When the coronavirus pandemic hit the world two years ago, the global fashion industry crumpled. Faced with collapsing demand, brands cancelled orders worth billions of dollars and factories across Africa and Asia went belly up. Few felt the effects as harshly as the tens of millions of workers, most of them women, who stitched the world’s clothes.
In Lesotho, the pain was especially widespread. Although small in comparison with global garment-making giants such as Bangladesh and China, Lesotho’s clothing industry is the country’s largest private employer, and more than 80% of its workers are women, according to government officials. Most are the first women in their families to earn a paycheck, a quiet gender revolution built on T-shirts and tracksuits.
In 2001, Lesotho signed on to an American trade deal: the African Growth and Opportunities Act, which guaranteed it duty-free imports to the U.S. of clothing manufactured in the country. Chinese and Taiwanese companies built sprawling factories on the industrial edges of Maseru. Today, textile products account for nearly half of Lesotho’s exports, about $415 million annually, mostly bound for the United States.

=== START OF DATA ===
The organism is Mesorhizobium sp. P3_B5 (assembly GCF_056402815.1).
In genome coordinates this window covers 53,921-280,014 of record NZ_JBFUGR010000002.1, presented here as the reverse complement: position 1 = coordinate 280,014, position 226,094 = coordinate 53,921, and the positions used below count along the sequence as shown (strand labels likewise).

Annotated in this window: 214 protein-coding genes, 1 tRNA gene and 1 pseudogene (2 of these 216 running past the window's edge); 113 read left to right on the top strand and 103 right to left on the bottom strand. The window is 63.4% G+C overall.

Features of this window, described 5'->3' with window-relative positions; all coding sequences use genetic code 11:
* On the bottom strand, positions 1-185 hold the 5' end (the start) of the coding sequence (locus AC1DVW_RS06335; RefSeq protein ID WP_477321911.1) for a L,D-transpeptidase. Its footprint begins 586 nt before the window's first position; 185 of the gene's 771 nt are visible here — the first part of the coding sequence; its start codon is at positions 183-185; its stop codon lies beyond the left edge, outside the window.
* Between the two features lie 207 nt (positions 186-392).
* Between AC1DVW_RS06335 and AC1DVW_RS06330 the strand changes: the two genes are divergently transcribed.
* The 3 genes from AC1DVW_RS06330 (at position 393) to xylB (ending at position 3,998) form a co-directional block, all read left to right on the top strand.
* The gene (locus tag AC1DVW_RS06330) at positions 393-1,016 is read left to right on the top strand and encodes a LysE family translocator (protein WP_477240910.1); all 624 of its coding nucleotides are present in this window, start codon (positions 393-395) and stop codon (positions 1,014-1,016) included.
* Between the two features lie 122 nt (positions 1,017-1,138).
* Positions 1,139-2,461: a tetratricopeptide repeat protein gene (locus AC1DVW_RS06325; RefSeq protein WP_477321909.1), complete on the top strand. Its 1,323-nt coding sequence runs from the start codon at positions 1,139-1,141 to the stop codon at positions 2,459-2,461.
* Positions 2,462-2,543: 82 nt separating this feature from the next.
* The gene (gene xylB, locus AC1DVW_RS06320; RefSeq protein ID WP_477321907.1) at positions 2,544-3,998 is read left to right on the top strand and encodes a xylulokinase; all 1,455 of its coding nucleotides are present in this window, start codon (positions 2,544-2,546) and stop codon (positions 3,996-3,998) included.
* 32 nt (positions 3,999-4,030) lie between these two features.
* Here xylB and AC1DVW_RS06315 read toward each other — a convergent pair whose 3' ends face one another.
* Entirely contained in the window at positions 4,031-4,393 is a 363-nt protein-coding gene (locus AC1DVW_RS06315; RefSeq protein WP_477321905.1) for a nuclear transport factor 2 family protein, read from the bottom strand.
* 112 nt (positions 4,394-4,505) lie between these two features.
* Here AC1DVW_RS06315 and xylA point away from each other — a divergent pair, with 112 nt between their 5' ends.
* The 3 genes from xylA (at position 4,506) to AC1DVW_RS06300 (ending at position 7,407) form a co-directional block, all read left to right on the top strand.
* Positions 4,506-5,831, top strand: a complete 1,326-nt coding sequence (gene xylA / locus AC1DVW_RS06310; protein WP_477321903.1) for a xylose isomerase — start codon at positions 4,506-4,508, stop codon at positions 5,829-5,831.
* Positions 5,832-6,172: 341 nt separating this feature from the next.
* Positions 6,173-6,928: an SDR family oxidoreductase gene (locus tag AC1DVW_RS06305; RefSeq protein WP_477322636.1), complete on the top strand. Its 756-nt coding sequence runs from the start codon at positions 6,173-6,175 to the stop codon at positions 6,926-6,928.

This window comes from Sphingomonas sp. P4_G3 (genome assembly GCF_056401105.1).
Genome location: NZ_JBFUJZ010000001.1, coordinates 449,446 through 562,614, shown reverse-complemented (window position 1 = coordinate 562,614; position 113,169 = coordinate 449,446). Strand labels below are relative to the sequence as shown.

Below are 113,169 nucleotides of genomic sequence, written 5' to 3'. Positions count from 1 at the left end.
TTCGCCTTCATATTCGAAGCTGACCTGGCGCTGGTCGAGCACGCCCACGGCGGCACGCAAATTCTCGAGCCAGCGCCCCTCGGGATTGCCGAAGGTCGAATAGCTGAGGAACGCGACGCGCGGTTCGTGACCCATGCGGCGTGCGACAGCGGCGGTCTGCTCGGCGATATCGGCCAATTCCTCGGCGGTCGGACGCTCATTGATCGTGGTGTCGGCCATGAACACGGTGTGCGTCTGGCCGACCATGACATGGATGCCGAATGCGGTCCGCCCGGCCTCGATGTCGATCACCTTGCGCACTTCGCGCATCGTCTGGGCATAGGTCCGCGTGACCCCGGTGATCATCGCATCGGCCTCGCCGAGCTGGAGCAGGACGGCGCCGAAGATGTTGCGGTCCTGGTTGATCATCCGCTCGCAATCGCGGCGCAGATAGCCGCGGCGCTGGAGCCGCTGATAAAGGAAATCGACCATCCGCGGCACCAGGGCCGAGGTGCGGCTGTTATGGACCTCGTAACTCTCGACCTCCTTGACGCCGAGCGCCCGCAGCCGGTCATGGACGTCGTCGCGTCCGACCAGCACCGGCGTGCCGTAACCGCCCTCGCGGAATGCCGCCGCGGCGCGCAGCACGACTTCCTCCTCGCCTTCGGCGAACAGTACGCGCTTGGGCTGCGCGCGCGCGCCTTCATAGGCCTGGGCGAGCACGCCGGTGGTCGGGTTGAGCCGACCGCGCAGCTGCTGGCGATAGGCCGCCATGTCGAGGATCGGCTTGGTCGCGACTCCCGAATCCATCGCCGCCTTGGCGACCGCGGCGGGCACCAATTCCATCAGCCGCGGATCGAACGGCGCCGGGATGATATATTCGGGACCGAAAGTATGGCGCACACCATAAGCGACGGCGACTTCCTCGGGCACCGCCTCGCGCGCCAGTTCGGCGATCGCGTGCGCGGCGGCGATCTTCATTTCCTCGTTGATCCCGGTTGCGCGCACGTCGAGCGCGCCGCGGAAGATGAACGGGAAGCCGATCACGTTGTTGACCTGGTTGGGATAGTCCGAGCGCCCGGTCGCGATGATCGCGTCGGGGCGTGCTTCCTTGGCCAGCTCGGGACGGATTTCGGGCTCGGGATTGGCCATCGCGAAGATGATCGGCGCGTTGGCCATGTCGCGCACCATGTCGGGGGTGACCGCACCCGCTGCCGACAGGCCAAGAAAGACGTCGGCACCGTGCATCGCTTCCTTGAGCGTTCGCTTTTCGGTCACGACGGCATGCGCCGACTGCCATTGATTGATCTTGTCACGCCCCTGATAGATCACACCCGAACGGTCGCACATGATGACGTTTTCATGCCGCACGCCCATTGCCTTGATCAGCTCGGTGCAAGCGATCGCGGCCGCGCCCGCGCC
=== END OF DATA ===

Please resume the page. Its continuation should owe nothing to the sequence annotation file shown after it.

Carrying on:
“This industry made the women of our country much less vulnerable,” said Sam Mokhele, the general secretary of the National Union of Clothing and Textile Allied Workers Union, which represents garment workers in Lesotho. “But the pandemic devastated that.”
More than 11,000 of Lesotho’s 50,000 garment workers have lost their jobs since March 2020, according to government figures. The job losses were catastrophic in one of the world’s least developed countries, with 2.1 million people and few formal employers.
The cutbacks highlighted the precarious nature of the gains made by the country’s women factory workers and the industry’s reliance on the whims of consumers on the other side of the world, where clothing is bought and disposed of at a blistering pace.
The rapid industrial growth had a profound ripple effect across the city’s economy. Tin shacks sprouted like weeds outside the factory gates, selling garment workers everything from apples and beers to mobile phone airtime and secondhand clothing. Every morning, taxi vans full of commuters wheezed in from the city’s fringes. Landlords built rows of simple cinderblock rooms with outdoor toilets on the edges of the industrial districts, where the city slackened into farmland and herders grazed their sheep beside tiny corner stores and informal taverns.
“When you speak about this industry being devastated by the pandemic, it isn’t just the workers themselves,” said Mokhele, the union leader. “It’s everyone around them, too.”
Experts are uncertain about the garment industry’s future — both in Lesotho and globally. It’s unclear whether the industry will find ways to better cushion workers or will continues its race to the cheapest possible production.